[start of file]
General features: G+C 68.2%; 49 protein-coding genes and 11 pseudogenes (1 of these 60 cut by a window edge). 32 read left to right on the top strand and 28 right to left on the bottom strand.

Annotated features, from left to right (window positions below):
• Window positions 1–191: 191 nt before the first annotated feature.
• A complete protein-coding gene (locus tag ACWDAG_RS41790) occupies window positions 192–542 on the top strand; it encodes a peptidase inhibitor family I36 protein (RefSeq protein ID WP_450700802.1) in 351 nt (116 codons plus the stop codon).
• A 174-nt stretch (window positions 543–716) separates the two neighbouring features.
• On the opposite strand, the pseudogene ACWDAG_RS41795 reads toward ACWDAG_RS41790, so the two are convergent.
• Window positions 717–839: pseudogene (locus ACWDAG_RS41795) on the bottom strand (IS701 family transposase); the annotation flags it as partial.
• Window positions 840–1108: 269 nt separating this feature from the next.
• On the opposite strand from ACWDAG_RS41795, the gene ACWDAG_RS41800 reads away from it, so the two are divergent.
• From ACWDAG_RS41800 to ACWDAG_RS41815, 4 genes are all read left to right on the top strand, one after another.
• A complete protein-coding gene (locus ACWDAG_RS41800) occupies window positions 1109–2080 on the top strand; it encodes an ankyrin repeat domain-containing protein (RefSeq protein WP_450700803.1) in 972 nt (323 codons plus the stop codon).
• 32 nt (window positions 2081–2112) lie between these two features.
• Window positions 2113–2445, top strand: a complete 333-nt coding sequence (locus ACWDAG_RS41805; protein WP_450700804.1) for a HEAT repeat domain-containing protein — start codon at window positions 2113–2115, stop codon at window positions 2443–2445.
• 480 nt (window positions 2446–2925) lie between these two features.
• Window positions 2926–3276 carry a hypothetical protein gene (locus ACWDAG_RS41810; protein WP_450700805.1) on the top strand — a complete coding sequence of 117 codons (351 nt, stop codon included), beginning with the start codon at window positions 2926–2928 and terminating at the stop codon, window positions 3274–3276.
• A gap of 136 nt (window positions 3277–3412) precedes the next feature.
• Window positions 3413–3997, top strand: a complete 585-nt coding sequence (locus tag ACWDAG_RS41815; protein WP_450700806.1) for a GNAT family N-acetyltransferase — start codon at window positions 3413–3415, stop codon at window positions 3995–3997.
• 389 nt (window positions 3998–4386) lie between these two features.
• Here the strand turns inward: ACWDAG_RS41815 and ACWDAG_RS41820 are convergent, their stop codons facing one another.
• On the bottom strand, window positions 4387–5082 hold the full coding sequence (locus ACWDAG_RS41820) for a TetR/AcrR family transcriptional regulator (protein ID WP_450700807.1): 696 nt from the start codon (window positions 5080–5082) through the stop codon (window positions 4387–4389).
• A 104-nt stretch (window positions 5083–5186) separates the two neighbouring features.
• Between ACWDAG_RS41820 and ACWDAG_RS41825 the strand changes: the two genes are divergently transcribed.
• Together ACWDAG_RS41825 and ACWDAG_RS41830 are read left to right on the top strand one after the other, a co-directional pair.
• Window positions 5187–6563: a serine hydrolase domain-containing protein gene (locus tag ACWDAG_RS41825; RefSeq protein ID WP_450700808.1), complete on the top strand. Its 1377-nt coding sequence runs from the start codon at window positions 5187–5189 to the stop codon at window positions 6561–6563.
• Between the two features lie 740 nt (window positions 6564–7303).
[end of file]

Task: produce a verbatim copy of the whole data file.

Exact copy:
General features: G+C 68.2%; 49 protein-coding genes and 11 pseudogenes (1 of these 60 cut by a window edge). 32 read left to right on the top strand and 28 right to left on the bottom strand.

Annotated features, from left to right (window positions below):
• Window positions 1–191: 191 nt before the first annotated feature.
• A complete protein-coding gene (locus tag ACWDAG_RS41790) occupies window positions 192–542 on the top strand; it encodes a peptidase inhibitor family I36 protein (RefSeq protein ID WP_450700802.1) in 351 nt (116 codons plus the stop codon).
• A 174-nt stretch (window positions 543–716) separates the two neighbouring features.
• On the opposite strand, the pseudogene ACWDAG_RS41795 reads toward ACWDAG_RS41790, so the two are convergent.
• Window positions 717–839: pseudogene (locus ACWDAG_RS41795) on the bottom strand (IS701 family transposase); the annotation flags it as partial.
• Window positions 840–1108: 269 nt separating this feature from the next.
• On the opposite strand from ACWDAG_RS41795, the gene ACWDAG_RS41800 reads away from it, so the two are divergent.
• From ACWDAG_RS41800 to ACWDAG_RS41815, 4 genes are all read left to right on the top strand, one after another.
• A complete protein-coding gene (locus ACWDAG_RS41800) occupies window positions 1109–2080 on the top strand; it encodes an ankyrin repeat domain-containing protein (RefSeq protein WP_450700803.1) in 972 nt (323 codons plus the stop codon).
• 32 nt (window positions 2081–2112) lie between these two features.
• Window positions 2113–2445, top strand: a complete 333-nt coding sequence (locus ACWDAG_RS41805; protein WP_450700804.1) for a HEAT repeat domain-containing protein — start codon at window positions 2113–2115, stop codon at window positions 2443–2445.
• 480 nt (window positions 2446–2925) lie between these two features.
• Window positions 2926–3276 carry a hypothetical protein gene (locus ACWDAG_RS41810; protein WP_450700805.1) on the top strand — a complete coding sequence of 117 codons (351 nt, stop codon included), beginning with the start codon at window positions 2926–2928 and terminating at the stop codon, window positions 3274–3276.
• A gap of 136 nt (window positions 3277–3412) precedes the next feature.
• Window positions 3413–3997, top strand: a complete 585-nt coding sequence (locus tag ACWDAG_RS41815; protein WP_450700806.1) for a GNAT family N-acetyltransferase — start codon at window positions 3413–3415, stop codon at window positions 3995–3997.
• 389 nt (window positions 3998–4386) lie between these two features.
• Here the strand turns inward: ACWDAG_RS41815 and ACWDAG_RS41820 are convergent, their stop codons facing one another.
• On the bottom strand, window positions 4387–5082 hold the full coding sequence (locus ACWDAG_RS41820) for a TetR/AcrR family transcriptional regulator (protein ID WP_450700807.1): 696 nt from the start codon (window positions 5080–5082) through the stop codon (window positions 4387–4389).
• A 104-nt stretch (window positions 5083–5186) separates the two neighbouring features.
• Between ACWDAG_RS41820 and ACWDAG_RS41825 the strand changes: the two genes are divergently transcribed.
• Together ACWDAG_RS41825 and ACWDAG_RS41830 are read left to right on the top strand one after the other, a co-directional pair.
• Window positions 5187–6563: a serine hydrolase domain-containing protein gene (locus tag ACWDAG_RS41825; RefSeq protein ID WP_450700808.1), complete on the top strand. Its 1377-nt coding sequence runs from the start codon at window positions 5187–5189 to the stop codon at window positions 6561–6563.
• Between the two features lie 740 nt (window positions 6564–7303).